Not seeing them one finds no pleasure and cannot remain in meditative concentration, and even when one does see them one is not satisfied. One is tormented by longing, just as before.

One does not see things as they really are. One loses the sense of spiritual urgency. One is consumed by that grief, by hankering after contact with the one who is loved.

While uselessly preoccupied with that person, life gets shorter by the minute. For a friend who does not last, the everlasting Dharma is lost.

His Holiness the Sixth Dalai Lama, in one of the eloquent poems for which he is best known, applies this logic more directly to romantic love as well:

If I could meditate upon the dharma

As intensely as I muse on my beloved

I would certainly attain enlightenment

Surely, in this one lifetime

But I would be wrong to take these observations and use them as an excuse to wallow in self-pity. When I hear “you’re a failure,” that’s my ego talking. It’s a cop-out—a way I try to let myself off the hook in terms of the hard work of being a Buddhist practitioner. The tradition expects me to show up in all circumstances and learn from my mistakes, otherwise there’s no waking up. I must recognize the opportunities here. This situation and my increasing awareness of the places where I am still very stuck, like anything else—like everything else—are opportunities, invitations, to go deeper in my practice.

As I strive to remember this, the words of one of my teachers, Frank Berliner, come back to me again and again: “It’s called the noble truth of suffering, not the shitty truth of suffering.” In other words, as long as I insist on shrinking from suffering—instead of recognizing it as something that might teach me if I’m brave enough to look at it—progress on the path simply isn’t possible. Difficult as it can be, letting the world “tickle my heart,” as Frank’s teacher Chögyam Trungpa Rinpoche would say, is imperative to real spiritual development. If I can really experience suffering, let my heart be tickled, I can understand—I can grow.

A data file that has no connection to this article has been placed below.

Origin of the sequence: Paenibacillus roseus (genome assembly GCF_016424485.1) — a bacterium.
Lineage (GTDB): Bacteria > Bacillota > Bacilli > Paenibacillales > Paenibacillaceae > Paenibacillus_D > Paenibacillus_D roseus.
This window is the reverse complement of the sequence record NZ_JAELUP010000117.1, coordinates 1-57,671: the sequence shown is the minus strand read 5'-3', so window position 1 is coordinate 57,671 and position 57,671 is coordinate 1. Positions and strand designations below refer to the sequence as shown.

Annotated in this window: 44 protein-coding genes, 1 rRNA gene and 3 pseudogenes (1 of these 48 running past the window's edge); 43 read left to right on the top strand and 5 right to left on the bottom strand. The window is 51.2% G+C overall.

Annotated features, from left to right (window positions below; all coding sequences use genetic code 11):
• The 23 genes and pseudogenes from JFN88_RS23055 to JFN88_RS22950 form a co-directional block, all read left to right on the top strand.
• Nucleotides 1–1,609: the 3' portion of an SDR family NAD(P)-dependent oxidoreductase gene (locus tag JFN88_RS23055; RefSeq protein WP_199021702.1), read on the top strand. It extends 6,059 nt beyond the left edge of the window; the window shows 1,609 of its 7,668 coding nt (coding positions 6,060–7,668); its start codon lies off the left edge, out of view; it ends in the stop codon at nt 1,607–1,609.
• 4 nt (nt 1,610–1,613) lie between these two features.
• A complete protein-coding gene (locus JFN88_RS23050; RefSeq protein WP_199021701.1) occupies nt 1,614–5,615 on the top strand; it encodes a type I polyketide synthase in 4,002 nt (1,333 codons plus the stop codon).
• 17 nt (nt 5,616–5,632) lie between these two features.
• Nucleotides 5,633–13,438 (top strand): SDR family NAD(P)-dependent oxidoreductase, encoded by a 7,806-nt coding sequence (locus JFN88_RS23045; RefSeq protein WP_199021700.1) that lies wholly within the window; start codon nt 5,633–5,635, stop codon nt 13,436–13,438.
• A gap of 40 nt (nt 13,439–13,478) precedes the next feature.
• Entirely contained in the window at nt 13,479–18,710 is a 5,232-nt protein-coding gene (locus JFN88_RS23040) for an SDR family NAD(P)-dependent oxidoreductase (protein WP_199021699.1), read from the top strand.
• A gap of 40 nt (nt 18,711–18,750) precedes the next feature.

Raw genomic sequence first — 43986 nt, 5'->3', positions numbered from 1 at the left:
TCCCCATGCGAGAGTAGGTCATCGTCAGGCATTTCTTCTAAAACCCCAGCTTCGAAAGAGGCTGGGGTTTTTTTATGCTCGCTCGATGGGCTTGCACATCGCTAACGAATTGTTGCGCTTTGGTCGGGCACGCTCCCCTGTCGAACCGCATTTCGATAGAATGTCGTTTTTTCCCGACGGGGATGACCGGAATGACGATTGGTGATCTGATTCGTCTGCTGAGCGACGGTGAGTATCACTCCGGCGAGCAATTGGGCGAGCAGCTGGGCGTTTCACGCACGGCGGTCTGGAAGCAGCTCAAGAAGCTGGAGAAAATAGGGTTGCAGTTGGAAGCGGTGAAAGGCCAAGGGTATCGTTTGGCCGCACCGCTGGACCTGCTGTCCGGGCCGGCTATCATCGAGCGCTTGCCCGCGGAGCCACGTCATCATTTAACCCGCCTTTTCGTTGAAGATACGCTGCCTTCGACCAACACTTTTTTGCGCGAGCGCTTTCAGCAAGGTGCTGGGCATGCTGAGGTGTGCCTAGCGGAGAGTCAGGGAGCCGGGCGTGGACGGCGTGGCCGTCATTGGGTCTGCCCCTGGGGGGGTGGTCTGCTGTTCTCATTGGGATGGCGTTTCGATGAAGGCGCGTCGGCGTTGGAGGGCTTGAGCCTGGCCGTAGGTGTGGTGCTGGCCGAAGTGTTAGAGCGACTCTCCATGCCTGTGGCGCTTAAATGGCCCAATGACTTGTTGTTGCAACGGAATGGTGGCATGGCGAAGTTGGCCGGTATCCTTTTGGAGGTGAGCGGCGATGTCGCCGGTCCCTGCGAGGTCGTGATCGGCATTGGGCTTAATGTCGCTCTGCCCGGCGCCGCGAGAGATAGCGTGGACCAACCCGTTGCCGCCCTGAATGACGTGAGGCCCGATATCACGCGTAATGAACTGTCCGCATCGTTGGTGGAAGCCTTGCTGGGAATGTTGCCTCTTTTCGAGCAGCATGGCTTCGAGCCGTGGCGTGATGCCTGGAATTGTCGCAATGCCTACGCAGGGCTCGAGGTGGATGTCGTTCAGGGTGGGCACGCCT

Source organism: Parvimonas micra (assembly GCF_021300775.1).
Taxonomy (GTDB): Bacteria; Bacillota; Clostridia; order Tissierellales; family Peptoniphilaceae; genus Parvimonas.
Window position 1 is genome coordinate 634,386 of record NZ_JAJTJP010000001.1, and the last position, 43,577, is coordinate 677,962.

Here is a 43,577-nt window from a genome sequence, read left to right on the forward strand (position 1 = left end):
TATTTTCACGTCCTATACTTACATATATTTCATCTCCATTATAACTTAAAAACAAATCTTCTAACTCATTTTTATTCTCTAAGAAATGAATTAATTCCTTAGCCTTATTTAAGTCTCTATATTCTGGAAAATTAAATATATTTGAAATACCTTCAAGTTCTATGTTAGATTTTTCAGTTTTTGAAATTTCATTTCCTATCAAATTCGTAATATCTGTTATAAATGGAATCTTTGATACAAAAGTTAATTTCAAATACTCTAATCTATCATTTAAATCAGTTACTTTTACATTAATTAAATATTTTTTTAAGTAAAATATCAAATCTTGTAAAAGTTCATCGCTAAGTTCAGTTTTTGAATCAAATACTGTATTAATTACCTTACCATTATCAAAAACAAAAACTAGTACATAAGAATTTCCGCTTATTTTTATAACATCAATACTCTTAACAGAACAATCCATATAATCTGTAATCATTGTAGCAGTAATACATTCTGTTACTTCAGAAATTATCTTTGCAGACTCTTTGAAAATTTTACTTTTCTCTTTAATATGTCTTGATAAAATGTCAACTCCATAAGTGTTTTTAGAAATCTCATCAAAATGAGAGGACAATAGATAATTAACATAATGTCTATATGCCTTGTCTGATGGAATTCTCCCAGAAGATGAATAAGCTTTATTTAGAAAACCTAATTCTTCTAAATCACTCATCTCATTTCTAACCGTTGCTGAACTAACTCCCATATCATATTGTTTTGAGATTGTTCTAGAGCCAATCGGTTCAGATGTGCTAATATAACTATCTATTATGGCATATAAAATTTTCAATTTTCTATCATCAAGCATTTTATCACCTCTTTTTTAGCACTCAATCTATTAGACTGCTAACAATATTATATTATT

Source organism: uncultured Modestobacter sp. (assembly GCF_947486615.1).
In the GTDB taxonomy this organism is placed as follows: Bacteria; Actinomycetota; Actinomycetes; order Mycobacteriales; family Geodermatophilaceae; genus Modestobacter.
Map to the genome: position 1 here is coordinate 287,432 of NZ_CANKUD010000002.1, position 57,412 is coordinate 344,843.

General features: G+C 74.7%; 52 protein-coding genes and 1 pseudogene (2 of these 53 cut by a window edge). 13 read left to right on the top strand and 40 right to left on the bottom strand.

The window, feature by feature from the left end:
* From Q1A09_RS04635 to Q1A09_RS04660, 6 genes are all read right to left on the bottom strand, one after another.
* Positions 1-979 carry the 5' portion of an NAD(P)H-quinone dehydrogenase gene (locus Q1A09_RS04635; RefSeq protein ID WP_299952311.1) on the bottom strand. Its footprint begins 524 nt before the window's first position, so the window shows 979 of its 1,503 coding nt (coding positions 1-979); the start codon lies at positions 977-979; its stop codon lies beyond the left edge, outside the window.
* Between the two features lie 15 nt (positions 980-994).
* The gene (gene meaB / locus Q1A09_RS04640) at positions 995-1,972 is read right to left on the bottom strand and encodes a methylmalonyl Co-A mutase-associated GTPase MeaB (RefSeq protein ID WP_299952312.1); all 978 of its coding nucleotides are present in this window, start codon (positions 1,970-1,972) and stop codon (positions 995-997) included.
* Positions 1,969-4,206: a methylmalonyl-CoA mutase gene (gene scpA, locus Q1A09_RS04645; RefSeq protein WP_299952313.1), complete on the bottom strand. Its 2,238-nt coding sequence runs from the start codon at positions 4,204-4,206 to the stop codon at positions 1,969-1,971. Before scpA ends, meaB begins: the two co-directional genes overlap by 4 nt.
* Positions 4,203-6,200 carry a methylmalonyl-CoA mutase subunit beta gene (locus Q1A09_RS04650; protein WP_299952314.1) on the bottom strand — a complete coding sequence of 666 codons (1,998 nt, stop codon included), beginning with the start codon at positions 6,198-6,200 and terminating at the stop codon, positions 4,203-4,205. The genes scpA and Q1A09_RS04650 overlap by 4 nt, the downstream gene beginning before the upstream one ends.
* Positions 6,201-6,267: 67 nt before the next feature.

Obviously I’m not yet where I’d like to be with regards to this relationship. Noticing resistance to the tickle is an important step forward, though. I can always ask myself: Where I am I putting my head the sand? Where am I being combative? Where do I need to be really and truly brave? I must always remember the words of the great Dilgo Khyentse Rinpoche: “Your practice should be strengthened by the difficult situations you encounter, just as a bonfire in a strong wind is not blown out, but blazes even brighter.”

It helps too that the bodhisattva aspiration, no matter how many times I stumble, does not seem to fade away. That simple and earnest wish, so beautifully articulated elsewhere in the religious world by the great African-American theologian Howard Thurman (pg. 168), resounds in my being: “I want to be more loving in my heart.” I want to be more loving in my heart.

Fortunately there are those moments when selfishness is at least briefly overwhelmed by compassion. It is in these moments that I am able to genuinely forgive. More importantly, it is in these moments that the wish for happiness and freedom from suffering for all sentient beings without exception is at its strongest. I think of her, and attachment fades away—if only fleetingly. I think of her, and I know just how much I want for her happiness and freedom from suffering. I think of her, and I try to generate that much compassion for all sentient beings. I think of her, and I pray for happiness and freedom from suffering for all sentient beings. I think of her, and I vow to take on all the sufferings of sentient beings. I think of her, and want nothing so much as for all beings to be liberated from suffering.

Genuine moments of clarity like this may be fewer and farther between than I’d like right now, but luckily reminders to manifest compassion are around every corner. In fact, immediately following our last encounter, I was blessed to receive through those earbuds—the ones I wouldn’t take out for her—one such reminder from Tom Petty & the Heartbreakers:

And when all of this is over

Should I lose you in the smoke

I want you to know that it’s all right

And may my love travel with you everywhere

Yeah, may my love travel with you always